I’ve been shooting with Canon SLRs for a long time, and for the most part, I’ve always been pleased with the camera’s metering. Granted, I can never remember which icon corresponds to which metering mode, but now that I keep the PDF of the manual on my phone, I can always look it up. During a recent shoot, though, I came across a curious detail about Evaluative metering that I never knew – one that can dramatically alter metering behavior in certain situations.

Consider the following:

I shot this image with a Canon 5D Mark III. Metering was set to Evaluative and focus was set to automatically select a focus point. The camera set focus on the black bowl, and metered at 1/40th of a second at f4.

But watch what happens if I manually select a focus point. In this image, I manually set a single focus point on the black bowl.

I’m still in Evaluative metering, but with my focus point manually set, the camera has metered entirely differently. It now says 1/30th of a second at f4.

Now watch what happens if I move the focus point to the white bowl:

Again, while I’m still in Evaluative metering, the camera has metered completely differently. It now comes in at 1/100th at f4.

I’ve always assumed that Evaluative metering was a straight matrix metering mode. That is, that it divides your scene into a grid, meters each cell of the grid, and comes up with an overall metering. In fact, it does do that, but if you manually select a focus point, then it gives more metering weight to the area around that point.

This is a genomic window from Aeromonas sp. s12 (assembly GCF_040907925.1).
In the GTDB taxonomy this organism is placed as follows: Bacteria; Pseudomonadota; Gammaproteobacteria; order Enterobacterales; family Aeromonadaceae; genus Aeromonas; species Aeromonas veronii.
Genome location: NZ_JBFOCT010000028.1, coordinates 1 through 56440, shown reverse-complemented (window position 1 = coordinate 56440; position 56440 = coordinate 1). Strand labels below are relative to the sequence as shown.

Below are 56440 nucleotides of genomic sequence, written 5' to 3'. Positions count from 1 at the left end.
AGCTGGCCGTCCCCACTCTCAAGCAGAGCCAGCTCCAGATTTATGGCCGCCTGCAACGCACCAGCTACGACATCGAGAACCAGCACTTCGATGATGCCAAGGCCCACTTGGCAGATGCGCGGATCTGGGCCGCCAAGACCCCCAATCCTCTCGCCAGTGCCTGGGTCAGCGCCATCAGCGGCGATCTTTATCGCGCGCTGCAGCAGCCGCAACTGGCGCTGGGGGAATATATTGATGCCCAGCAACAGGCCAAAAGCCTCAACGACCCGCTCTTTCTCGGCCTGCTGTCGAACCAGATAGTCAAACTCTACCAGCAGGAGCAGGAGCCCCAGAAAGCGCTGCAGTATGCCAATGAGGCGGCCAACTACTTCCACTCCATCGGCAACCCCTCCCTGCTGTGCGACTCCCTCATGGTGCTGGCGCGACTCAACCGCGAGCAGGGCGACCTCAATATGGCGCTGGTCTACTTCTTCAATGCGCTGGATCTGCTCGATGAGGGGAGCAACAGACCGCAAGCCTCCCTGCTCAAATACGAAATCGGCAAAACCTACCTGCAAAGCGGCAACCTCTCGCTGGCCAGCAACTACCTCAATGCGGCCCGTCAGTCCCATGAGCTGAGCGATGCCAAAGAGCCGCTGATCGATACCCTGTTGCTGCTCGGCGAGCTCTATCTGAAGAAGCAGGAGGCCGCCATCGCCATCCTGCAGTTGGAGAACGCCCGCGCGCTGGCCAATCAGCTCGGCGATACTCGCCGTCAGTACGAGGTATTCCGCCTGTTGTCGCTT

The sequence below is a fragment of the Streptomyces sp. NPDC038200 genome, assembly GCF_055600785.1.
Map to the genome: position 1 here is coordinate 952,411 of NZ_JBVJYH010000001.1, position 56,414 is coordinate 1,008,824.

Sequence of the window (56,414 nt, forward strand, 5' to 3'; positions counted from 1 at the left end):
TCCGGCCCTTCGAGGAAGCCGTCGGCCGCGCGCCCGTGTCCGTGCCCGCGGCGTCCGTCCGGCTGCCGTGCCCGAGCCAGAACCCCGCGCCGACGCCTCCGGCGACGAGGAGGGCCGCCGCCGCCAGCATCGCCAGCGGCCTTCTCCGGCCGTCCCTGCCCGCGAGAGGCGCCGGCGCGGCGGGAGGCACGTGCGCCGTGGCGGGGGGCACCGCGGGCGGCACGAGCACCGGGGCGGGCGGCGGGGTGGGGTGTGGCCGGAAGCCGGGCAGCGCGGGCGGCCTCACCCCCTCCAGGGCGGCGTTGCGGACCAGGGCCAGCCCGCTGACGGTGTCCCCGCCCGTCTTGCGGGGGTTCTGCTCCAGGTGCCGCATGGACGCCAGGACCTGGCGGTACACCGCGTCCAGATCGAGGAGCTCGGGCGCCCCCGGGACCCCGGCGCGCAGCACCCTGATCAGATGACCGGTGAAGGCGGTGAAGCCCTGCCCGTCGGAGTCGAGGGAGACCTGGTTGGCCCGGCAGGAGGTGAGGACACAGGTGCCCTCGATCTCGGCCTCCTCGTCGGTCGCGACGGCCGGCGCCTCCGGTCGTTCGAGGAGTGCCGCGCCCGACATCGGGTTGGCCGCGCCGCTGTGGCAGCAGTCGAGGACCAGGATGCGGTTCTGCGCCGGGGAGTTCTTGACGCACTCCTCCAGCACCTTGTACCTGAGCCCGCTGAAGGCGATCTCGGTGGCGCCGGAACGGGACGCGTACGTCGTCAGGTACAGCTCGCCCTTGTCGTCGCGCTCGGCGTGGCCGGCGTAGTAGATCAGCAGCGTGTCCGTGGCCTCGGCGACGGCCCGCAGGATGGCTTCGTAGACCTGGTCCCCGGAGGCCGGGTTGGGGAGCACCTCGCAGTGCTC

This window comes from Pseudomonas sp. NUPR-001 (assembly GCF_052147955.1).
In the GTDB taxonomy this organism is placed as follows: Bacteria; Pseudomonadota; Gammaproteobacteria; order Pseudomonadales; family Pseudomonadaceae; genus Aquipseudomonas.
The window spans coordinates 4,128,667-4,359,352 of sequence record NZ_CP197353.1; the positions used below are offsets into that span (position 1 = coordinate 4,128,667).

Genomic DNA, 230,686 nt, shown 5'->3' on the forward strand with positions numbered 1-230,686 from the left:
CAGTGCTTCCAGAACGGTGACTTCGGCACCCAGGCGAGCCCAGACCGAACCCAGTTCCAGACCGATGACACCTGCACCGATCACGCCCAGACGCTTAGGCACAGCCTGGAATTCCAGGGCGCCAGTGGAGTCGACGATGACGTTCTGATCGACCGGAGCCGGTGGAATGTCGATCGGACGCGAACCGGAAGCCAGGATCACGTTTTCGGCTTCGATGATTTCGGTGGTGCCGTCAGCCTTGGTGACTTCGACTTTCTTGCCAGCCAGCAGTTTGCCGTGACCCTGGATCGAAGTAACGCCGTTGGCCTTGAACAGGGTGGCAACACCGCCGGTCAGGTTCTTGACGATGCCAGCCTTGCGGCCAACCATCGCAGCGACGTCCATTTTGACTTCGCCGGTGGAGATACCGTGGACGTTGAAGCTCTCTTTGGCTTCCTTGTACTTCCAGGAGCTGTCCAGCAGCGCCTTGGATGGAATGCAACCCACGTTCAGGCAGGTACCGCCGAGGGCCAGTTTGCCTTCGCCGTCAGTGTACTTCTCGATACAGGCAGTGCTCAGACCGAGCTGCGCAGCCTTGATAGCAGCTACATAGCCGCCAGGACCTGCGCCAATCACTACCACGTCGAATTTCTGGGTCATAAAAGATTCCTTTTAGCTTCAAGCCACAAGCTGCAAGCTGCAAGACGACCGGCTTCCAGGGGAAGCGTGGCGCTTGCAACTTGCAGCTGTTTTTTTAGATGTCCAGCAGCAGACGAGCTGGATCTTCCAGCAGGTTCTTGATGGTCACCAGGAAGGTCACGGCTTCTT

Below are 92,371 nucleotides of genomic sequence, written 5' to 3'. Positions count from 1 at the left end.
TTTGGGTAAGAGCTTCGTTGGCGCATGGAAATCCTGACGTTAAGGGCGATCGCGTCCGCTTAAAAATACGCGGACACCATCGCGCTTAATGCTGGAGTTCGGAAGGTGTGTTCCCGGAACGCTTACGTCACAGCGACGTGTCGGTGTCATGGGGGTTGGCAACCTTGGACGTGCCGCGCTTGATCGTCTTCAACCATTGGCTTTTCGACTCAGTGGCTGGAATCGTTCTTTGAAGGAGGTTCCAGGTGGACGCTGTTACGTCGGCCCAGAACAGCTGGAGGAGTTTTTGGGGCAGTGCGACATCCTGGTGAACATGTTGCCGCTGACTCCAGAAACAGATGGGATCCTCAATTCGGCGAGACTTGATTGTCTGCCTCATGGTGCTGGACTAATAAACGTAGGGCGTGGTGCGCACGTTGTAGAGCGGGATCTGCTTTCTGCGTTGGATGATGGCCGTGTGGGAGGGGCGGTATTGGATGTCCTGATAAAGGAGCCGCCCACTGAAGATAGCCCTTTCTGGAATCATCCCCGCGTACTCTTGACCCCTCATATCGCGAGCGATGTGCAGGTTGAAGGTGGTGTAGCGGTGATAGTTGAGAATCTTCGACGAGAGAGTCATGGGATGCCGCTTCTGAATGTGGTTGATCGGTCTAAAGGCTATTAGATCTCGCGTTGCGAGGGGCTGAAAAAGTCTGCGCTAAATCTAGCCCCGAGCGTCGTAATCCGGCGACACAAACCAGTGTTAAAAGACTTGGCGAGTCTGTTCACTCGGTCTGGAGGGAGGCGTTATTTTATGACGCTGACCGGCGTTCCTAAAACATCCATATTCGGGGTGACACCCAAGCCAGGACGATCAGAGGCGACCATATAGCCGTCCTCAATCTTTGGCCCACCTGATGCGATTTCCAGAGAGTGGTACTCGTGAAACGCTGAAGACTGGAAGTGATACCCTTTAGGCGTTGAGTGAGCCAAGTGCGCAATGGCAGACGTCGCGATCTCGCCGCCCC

I usually keep my autofocus set to a single point in the center of the image, and I usually use Evaluative metering. I’ve been assuming all along that I was getting a matrix type metering, but what I’ve really been getting is more of a center-weight metering.

I probably should have been paying more attention to the name. If it was a straight Matrix metering mode, Canon probably would have named it as such. Instead, they called it Evaluative, and I assume that’s because it evaluates metering based on more than just its matrix analysis – it also includes focus point in its considerations.

Now, I’ll be honest, I don’t think this has really ever caused me a problem, but in a situation like the one shown above, your metering will get very screwy. I’m simply presenting this information here so you don’t get confused if you find yourself shooting a boring picture of black and white bowls.

One other note: when you select Spot metering, metering does not follow your focus point. Instead, Spot metering always reads the very center of the frame. This is something that possibly could get you in trouble if you tend to work a lot with the Canon Spot meter, so be careful.

Note that none of this is specific to the 5D Mark III. This is simply how Canon’s metering and focusing works on their SLRs.